Friend That Cooks Issues Challenge to Food Service Industry
Mar 22nd, 2017
It's Time For Paid Maternity Leave
by Brandon O'Dell, Founder Friend That Cooks
Friend That Cooks Personal Chef Service has added paid maternity leave to the benefits package for our personal chefs in Kansas City, Chicago, Milwaukee, Wichita, Omaha, Des Moines, St. Louis, Minneapolis, St. Paul and Denver in an effort to pressure the food service industry to adopt paid maternity leave as a standard benefit.
The food service industry has a long history of using up and burning out employees. I've been there myself. I worked the 60+ hour weeks as a low level manager, and 80-100 hour weeks as a general manager. I've spent years consecutively missing Easter celebrations with the family, and other holidays. As a food service consultant, one of my primary focuses in helping food services has been teaching them how to get the most out of their employees by giving the most to their employees. It only made sense when I started Friend That Cooks that I practice what I preach when it comes to my own employees.
Benefits in a small business are very difficult to budget for. We don't start out with the economy of scale our larger counterparts have, and government regulations like The Affordable Care Act create a large hurdle for companies looking to transition from small businesses into large ones. They create a "barrier to entry" making it so expensive to be a big business, that it becomes impossible for most small businesses to get there. We small businesses compete with those same companies for employees though, so it is very important for us to pay as well or better, and to offer comparable benefits if we want to compete for those employees. For companies like mine, it means starting out offering what benefits we can, then improving them as you can afford to.
From the day I started Friend That Cooks I treated our company like it was going to become a large business. I created our services with a 8-5, weekday work schedule in mind for myself and our future chefs. I wanted cooks and chefs to have an option if they didn't want to sacrifice their personal lives for evening, weekend and holiday hours that are mandatory with most restaurants, caterers and other food services. I knew we were going to have to offer benefits as we grew to keep those employees from leaving to work for other food service companies, so as we've been able to afford it, we've added a healthcare bonus to help pay for health insurance. We added flex hours without restrictions so employees could decide whether to use them for sick days, holidays, personal days, or just to pad a light paycheck. We added a fuel supplement because our employees work off-site at our client's homes. Most recently, we've added paid maternity leave for both female and male employees and a retirement plan. I also came up with a pay scale that allows our cooks to earn around 50% more per hour than they can on the line at a restaurant, caterer or meal delivery business.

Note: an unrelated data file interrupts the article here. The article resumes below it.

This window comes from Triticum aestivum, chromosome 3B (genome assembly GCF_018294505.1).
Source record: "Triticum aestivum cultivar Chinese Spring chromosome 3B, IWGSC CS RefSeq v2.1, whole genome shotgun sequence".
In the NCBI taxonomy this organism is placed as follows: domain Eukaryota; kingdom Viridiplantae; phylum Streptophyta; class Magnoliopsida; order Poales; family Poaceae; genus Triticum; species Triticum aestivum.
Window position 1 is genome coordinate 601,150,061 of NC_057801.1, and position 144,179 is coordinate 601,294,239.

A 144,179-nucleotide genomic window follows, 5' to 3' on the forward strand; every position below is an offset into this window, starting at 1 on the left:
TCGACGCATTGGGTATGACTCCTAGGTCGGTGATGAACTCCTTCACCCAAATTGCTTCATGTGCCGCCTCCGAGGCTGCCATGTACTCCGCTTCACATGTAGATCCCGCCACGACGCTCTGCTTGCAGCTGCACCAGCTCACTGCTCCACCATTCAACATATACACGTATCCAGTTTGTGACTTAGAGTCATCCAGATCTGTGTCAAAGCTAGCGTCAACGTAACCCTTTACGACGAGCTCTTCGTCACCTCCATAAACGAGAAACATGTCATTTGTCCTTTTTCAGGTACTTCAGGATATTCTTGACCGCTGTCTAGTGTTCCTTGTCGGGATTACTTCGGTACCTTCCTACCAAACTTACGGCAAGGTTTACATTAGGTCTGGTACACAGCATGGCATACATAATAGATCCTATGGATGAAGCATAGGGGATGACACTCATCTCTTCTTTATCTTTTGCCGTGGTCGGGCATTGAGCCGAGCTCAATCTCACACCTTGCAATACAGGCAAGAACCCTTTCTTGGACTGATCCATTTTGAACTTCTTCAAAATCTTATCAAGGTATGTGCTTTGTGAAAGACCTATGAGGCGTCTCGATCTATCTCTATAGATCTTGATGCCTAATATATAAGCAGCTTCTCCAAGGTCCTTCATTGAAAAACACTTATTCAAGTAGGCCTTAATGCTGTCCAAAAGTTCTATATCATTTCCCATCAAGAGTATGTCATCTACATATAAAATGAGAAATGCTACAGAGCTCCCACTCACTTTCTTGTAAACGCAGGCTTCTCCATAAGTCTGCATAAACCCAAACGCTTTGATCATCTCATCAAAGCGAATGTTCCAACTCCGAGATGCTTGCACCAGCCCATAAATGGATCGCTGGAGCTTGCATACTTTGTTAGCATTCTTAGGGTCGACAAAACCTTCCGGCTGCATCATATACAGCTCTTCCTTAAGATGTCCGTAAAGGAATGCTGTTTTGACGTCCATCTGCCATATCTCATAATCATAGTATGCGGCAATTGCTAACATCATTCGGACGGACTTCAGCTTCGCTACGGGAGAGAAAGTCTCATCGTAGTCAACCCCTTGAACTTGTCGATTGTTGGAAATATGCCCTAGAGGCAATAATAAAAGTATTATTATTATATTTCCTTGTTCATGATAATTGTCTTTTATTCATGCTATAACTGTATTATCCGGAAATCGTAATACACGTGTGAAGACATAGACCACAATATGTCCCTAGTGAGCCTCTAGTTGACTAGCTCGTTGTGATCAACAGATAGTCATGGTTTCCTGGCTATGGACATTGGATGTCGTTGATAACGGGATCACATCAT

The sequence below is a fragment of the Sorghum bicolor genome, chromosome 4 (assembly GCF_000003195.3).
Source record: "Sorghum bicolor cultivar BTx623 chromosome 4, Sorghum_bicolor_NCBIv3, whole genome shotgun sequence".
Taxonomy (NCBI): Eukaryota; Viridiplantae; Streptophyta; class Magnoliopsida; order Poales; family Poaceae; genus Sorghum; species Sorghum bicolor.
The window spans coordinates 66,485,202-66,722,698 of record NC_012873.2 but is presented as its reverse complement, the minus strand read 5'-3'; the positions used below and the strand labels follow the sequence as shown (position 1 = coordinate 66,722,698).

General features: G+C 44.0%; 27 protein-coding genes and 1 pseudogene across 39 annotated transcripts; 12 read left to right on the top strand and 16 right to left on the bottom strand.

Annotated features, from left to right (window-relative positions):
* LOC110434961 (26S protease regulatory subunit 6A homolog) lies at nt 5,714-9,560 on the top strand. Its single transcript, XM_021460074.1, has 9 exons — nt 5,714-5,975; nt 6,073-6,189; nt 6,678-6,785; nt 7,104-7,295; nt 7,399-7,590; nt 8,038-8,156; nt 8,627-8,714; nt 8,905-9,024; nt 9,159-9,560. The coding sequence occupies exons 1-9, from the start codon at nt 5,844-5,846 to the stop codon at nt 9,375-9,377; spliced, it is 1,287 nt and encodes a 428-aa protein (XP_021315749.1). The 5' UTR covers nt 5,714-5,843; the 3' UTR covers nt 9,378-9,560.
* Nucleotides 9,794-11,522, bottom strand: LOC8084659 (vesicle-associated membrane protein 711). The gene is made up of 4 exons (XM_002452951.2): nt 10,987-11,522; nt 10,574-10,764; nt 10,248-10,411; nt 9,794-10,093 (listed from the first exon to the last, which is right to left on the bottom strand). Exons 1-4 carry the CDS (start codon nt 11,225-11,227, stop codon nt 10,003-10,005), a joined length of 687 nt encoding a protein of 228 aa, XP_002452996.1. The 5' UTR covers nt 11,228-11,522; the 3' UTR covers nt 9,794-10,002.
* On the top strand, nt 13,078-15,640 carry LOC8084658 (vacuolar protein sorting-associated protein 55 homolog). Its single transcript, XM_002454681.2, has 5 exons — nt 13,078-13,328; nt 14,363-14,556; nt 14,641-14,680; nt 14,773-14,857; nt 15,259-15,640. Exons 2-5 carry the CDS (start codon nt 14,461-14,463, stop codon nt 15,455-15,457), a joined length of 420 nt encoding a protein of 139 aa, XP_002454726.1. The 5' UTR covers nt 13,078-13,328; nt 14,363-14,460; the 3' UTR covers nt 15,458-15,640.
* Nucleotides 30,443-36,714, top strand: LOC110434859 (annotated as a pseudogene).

No matter how big or small you are, all the businesses within a sector, like food service, are competing for the same employees. Usually the big names get the top talent, and the rest of us have to spend more money training to create talent. Within the food service industry though, employees at both big and small companies have to sacrifice a lot to have an actual career, missing dinners with friends, birthdays and holidays with the family. Usually without benefits.
Friend That Cooks does NOT accept that employees have to sacrifice their personal lives to have a career in the food service industry. We do NOT accept that holidays are just another mandatory shift, nor Friday night or Saturday night. We do NOT accept that the best employees should have the most work put on them, making up the slack of less productive employees, nor make the same pay as less productive employees. We do NOT accept that our industry is one where you shouldn't expect benefits. We do NOT accept that mothers and fathers in the food service industry with new children shouldn't have a few months to bond with their children before choosing to return to work, just as they do in some other industries. Most importantly, we do NOT accept that government force should be required to make the food service industry adopt employment policies that are beneficial to itself if done voluntarily, because they can be very detrimental when done by force. That's why we're going to apply some pressure to the industry organically by offering more ourselves.